What a signing. Not William Gallas, who played tidily enough on his Arsenal debut, but another big-name defender making his first appearance for his new club. Jonathan Woodgate was immense. He galvanised Middlesbrough. He inspired them. And he showed the kind of form which, if maintained, along with his ever fragile fitness, makes him a shoo-in for England.
To add to the piquancy this was his first competitive start since limping off after just 10 minutes of a Real Madrid Champions' League tie in February with a thigh injury. The opponents then? Arsenal.
"Incredible," said Middlesbrough's manager Gareth Southgate who endured one of the most chaotic afternoons of his brief managerial career. His captain, George Boateng, was dismissed for two yellow cards - the first for arguing after a quick Thierry Henry free-kick, the second for trying to part Fredrik Ljungberg's knee from the rest of his leg on the touch-line - with Southgate's assistant Steve Round sent to the stands for persistently protesting.
Above it all rose Woodgate, playing for his hometown team. For the first-half he was majestic, serene and solid. By the end he could barely walk. "He just showed the class he's got," said Southgate who snapped him up on a season's loan from Real and probably can't believe his luck.
Arsenal's manager, Arsène Wenger, was ruing his. Once more his team had fallen behind, once more they struggled to break down packed defences. It is now, officially, Arsenal's worst start to a Premiership campaign - a statistic that had Wenger's nose curling, though he asserted: "I have never [before] had the feeling that there was so much potential in the team to do better". The key is unlocking it.
"I'm concerned," said Wenger. "I cannot say I'm not worried with the amount of possession we have that we do not win." Southgate offered another point of view. "We were not playing against the legend of Highbury," he said of a first visit to the Emirates Stadium. It was at the old ground that Middlesbrough were crushed 7-0 last season. It was there also that they have conceded "more than 20 goals in four visits," Southgate said. "We have no history here," he added.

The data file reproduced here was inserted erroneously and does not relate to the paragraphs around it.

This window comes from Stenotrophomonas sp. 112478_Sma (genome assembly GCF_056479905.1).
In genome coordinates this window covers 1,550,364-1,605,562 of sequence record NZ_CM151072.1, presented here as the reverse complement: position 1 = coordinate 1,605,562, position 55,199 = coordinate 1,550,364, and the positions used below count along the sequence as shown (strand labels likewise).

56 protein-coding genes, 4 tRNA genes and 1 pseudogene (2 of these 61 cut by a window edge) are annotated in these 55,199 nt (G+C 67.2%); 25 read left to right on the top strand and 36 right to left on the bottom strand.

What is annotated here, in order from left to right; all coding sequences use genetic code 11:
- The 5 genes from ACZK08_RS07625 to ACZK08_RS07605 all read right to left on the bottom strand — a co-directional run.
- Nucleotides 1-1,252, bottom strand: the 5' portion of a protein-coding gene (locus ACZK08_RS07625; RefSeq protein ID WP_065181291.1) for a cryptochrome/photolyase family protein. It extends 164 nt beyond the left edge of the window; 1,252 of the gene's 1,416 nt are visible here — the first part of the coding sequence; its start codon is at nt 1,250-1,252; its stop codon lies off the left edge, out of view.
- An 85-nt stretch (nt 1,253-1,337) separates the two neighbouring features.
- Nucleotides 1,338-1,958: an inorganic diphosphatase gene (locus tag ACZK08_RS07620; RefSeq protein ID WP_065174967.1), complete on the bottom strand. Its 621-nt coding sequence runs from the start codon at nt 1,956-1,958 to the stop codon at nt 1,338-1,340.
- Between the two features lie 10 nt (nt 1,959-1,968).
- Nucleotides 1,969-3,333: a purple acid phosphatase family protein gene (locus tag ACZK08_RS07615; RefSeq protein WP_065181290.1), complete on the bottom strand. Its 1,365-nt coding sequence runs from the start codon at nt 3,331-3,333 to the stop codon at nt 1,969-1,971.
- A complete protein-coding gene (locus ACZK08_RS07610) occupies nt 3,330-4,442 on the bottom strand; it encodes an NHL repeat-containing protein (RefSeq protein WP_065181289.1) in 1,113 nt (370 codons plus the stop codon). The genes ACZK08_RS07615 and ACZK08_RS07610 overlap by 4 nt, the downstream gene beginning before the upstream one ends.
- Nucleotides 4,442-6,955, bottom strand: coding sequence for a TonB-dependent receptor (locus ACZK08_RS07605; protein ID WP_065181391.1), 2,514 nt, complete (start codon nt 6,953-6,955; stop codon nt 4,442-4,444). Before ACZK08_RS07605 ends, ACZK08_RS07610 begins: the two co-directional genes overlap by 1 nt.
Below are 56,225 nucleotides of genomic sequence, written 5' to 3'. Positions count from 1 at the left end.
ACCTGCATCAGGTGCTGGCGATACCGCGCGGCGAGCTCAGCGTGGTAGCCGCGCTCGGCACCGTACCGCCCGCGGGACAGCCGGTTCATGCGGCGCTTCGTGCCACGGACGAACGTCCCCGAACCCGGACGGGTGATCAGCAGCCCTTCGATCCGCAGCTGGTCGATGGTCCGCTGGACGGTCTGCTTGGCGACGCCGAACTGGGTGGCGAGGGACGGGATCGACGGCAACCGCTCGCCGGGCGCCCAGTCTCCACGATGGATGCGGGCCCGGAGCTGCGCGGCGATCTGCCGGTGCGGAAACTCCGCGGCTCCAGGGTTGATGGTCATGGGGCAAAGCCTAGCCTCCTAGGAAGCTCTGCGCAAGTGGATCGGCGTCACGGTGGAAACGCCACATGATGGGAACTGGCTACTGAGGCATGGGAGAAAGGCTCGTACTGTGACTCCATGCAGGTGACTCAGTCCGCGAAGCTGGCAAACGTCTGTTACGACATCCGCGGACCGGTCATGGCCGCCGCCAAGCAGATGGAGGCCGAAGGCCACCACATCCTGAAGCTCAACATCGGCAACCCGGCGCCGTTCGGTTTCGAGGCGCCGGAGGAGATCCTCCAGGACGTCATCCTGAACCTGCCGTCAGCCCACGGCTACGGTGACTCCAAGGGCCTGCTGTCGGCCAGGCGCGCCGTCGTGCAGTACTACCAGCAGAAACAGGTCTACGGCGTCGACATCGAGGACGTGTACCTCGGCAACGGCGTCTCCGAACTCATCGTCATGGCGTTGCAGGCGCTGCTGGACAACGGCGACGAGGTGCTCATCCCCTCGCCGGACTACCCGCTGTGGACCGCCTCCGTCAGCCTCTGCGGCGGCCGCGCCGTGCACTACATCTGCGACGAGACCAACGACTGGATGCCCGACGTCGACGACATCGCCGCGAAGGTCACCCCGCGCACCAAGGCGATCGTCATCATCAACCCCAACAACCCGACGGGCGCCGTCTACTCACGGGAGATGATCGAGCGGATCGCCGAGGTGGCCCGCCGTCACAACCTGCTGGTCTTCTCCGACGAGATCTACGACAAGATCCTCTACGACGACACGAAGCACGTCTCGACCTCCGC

Neither do Arsenal. A new stadium is often double-edged for clubs and it will take some getting used to after the tight environs of Highbury. There, Arsenal used to build up such a head of steam, such a stream of passing movements that opponents inevitably wilted. Wenger acknowledged that and promised to make improvements on the training pitch. His players need to use the width the new surface now gives them, he said.
In the end Arsenal needed a penalty, conceded rashly by Stewart Downing after he scythed down Emmanuel Eboué following another energetic burst into the penalty area by the young Ivorian. Thierry Henry slotted home to strike his first goal this season - but his seventh in the last four home games against Boro.
From the edgy start made by the visitors it appeared they would again be cannon fodder. After their 4-0 mauling against Portsmouth they left Yakubu Aiyegbeni alone up front and asked Jason Euell to provide support. He started off chasing shadows but it soon transpired that Arsenal were in a profligate mood. A swerving shot by Henry was followed by a rising one from Alexander Hleb. Mark Schwarzer ably dealt with both. Robin van Persie cleared the bar, as he reached Eboué's cross, before the goalkeeper fisted away a free-kick from the Dutch striker and Andrew Taylor blocked Eboué's effort.
By then Boro had scored. A rare break-out was instigated by James Morrison who embarrassed Johan Djourou. The 21-year-old exchanged quick passes with Euell and was suddenly goal-side of the disorientated defender. He struck a shot with the outside of his right-foot across Jens Lehmann and into the net. Arsenal were stunned.
Suddenly they were, again, playing catch-up. They huffed, puffed - but appeared to run out of steam. The siege was on but Schwarzer was inspired and Woodgate marshalled his men. Boateng went, Henry scored and Wenger threw on all three substitutes - including new boy Julio Baptista - at once. It made little difference. Schwarzer dealt with Tomas Rosicky's powerful shot while Gallas' drive skimmed over. It wasn't to be his day. It was to be Woodgate's.Reuse content